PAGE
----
2011-2012 Season

Report Card 2011: Non-Rotation Players

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Jon Horford, Blake McLimans and Colton Christian all played at least a handful of important minutes at some point this season but never saw consistent playing time. The trio played fewer than 200 minutes on the year and didn’t make it off the bench in six or more games. Due to the limited sample size available to judge these players, we’ll keep it short and combine them all into one “report card”.

Jon Horford

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MPG PPG RPG eFG% DR% OR% O Rtg Usage
6.8 2.0 2.0 48.9% 24.7% 11.4% 102.8 19.0%

Of the players outside of Michigan’s core rotation, Jon Horford showed the most promise. It was also clear that the game was moving just a bit too fast for him to make an impact as a freshman and he was also slowed by a knee injury late in the season. Both of these factors, as well as a general lack of strength, limited Horford’s playing time but didn’t prevent him from demonstrating his ability for stretches. The one thing we know for certain is that Horford can rebound the ball. Horford’s rebounding percentage numbers were very impressive – rebounding a quarter of opponents’ missed shots while on the floor – and it will be interesting to see if they hold up with more playing time.

He didn’t do a whole lot offensively but he did convert a very solid 21 of 38 (55%) of his two point shots. He had confidence to fire away threes, especially early in the season, but made just 1 of 8 long range attempts. Most of his scoring came from strong point guard play and offensive rebounds. Horford does have a few back to the basket moves but is still a bit too methodical with his movement on the block.

When you look at Horford, the most encouraging thing is that most of his problems this year are fixable. He can get stronger and the game will almost certainly slow down over the course of his career. A long summer in the weight room along with some 1-on-1 versus his older brother should do wonders for his game. He struggled with defensive rotations at times this season, and that’s another problem that should be alleviated by experience.

The best case scenario is that Horford improves by leaps and bounds and is ready to play 15 minutes per game backing up Jordan Morgan at the five position. Horford might have more natural tools than any other big man on Michigan’s roster and, after watching Morgan’s rapid improvement, it’s tough not to be excited about his future.

Blake McLimans

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MPG PPG RPG eFG% DR% OR% O Rtg Usage
5.4 1.16 0.8 32.9% 9.8% 8.3% 84.3 18.1%

McLimans was supposed to be Michigan’s perimeter shooting five man that would stretch opposing defenses. Unfortunately that never quite happened. McLimans played that role, attempting 19 three point shots on the season, but made just one three pointer all season (5.3%). If McLimans was able to hit three point shots more effectively, it would go a long ways toward masking some of his other flaws such as his team low defensive rebounding percentage. Similar to Horford, the game seemed to move a little too quickly for him and he constantly looked rushed, especially on the offensive end.Three point shooting is the key for McLimans to play an important role on this team going forward. If he’s not able to make threes, I’m just not sure what else he can bring to the table.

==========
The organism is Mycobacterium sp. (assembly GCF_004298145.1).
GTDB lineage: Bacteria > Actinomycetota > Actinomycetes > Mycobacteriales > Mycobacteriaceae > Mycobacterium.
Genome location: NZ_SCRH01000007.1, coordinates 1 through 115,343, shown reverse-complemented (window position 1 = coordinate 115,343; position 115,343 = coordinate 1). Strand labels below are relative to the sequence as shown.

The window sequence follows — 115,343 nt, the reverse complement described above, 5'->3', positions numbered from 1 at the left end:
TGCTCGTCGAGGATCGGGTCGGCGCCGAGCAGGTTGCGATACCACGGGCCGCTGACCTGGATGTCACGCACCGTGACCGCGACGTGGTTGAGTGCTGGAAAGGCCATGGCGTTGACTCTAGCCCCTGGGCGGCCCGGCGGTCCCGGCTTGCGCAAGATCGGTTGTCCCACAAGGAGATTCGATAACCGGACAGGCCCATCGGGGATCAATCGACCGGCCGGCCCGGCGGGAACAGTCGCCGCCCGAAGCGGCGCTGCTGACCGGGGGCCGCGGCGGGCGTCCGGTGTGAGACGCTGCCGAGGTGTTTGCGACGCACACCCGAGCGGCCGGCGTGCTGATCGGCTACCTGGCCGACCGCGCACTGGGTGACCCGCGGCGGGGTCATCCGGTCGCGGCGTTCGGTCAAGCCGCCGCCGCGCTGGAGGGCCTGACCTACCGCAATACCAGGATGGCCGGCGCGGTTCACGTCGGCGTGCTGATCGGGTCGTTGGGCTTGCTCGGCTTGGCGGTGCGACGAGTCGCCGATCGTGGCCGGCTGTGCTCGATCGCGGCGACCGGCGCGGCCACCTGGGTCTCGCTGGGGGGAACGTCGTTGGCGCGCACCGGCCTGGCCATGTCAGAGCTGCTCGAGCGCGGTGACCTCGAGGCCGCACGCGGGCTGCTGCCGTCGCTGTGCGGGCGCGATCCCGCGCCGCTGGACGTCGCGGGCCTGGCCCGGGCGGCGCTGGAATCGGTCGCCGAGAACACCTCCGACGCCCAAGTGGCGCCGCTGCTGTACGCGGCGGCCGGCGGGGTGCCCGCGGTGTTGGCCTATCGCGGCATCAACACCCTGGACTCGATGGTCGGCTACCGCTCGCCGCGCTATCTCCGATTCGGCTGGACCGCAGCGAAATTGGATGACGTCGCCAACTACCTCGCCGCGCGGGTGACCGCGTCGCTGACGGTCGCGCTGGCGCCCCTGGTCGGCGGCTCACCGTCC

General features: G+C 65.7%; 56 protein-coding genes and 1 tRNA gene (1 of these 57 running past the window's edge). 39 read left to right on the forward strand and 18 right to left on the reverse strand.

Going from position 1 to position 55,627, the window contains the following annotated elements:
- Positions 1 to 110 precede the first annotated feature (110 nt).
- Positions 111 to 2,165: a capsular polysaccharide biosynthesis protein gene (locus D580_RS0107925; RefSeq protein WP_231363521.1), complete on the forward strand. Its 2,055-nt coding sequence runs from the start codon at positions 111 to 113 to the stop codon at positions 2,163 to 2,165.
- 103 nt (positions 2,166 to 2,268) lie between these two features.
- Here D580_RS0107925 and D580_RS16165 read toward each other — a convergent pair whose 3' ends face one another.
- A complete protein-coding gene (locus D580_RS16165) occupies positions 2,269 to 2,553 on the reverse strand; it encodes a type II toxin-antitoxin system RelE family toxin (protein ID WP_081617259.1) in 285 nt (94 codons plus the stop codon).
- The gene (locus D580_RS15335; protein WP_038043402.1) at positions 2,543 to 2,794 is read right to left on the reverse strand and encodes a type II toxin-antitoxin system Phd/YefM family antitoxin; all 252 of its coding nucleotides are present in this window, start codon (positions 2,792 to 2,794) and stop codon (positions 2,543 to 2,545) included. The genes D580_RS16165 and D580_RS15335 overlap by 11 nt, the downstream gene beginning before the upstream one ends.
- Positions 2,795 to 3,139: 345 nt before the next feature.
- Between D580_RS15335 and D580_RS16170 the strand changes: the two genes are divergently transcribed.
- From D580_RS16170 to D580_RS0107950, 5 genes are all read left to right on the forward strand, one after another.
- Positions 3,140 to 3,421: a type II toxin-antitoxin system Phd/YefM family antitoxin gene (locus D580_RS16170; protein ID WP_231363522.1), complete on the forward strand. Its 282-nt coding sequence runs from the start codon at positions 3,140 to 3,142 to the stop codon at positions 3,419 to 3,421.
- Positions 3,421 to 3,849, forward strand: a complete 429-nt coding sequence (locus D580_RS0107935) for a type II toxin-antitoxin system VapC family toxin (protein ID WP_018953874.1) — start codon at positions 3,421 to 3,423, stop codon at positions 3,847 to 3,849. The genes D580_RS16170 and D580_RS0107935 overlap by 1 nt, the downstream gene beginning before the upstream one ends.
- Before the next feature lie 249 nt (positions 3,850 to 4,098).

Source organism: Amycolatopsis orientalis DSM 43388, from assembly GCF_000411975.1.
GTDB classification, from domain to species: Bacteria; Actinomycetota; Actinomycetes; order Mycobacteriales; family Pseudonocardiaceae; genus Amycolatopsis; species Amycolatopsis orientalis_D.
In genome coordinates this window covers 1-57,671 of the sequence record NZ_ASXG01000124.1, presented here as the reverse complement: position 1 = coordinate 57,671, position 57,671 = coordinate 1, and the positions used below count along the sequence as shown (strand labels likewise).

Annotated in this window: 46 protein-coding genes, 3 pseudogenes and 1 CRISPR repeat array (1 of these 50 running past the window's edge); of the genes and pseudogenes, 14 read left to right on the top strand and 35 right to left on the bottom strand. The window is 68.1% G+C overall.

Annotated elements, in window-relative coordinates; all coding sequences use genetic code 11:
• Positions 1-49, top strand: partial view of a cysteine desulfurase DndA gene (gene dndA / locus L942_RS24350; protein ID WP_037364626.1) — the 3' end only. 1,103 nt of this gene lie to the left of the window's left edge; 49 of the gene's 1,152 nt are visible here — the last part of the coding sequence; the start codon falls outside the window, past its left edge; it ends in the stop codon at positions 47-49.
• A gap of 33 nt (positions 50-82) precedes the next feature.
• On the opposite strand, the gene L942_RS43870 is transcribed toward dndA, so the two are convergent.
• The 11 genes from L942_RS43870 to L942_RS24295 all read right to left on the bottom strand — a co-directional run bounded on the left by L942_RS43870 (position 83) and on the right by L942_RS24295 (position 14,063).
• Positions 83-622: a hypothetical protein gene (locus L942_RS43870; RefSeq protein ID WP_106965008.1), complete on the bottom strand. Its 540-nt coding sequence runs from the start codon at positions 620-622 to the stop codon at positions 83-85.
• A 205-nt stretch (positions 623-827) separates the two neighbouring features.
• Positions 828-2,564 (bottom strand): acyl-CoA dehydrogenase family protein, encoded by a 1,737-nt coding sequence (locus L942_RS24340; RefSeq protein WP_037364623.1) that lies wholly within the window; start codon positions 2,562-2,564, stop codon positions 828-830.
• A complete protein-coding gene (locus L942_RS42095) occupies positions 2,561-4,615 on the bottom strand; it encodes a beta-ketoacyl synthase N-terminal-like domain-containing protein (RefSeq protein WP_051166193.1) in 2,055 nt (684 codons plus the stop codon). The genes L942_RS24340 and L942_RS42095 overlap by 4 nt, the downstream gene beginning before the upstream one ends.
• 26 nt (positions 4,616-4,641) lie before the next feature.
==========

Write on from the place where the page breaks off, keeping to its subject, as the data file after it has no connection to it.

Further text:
Big men have mysterious development cycles so it will be interesting to see what sort of improvement Blake makes before his sophomore season.

Colton Christian

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MPG PPG RPG eFG% DR% OR% O Rtg Usage
4.7 0.2 1.3 18.1% 22.0% 12.7% 63.4 10.2%

Christian played some key minutes in several games for Michigan. The jumpshot he hit against Michigan State was clearly the play of his season but he seemed to make several other key plays this season (the tap out in Minneapolis stands out as well) despite rarely playing more than 2 or 3 minutes per game. He improved significantly as a defender over the course of the season and also demonstrated very good rebounding ability. By the end of the year he seemed to be a good enough defender and rebounder that his lack of offensive abilities were manageable for short stints.

Still, his offensive numbers were anemic and he only attempted a field goal on 6.5% of Michigan’s possessions while  on the floor. He made just 2 of 11 field goals in the 127 minutes that he played on the season. Christian’s offensive game was so limited as a freshman that expecting a huge leap is unfair.

There is certainly room for a defensive stopper at the combo forward on this roster, but to successfully fill that role Christian needs to improve by leaps and bounds on the offensive end. He needs to be comfortable shooting an 18-foot jump shot, show the ability to make backdoor cuts and prove that he’s a threat with the ball in his hands.  He doesn’t need to be a great offensive player, but if he continues to improve he should see situational minutes again next season.

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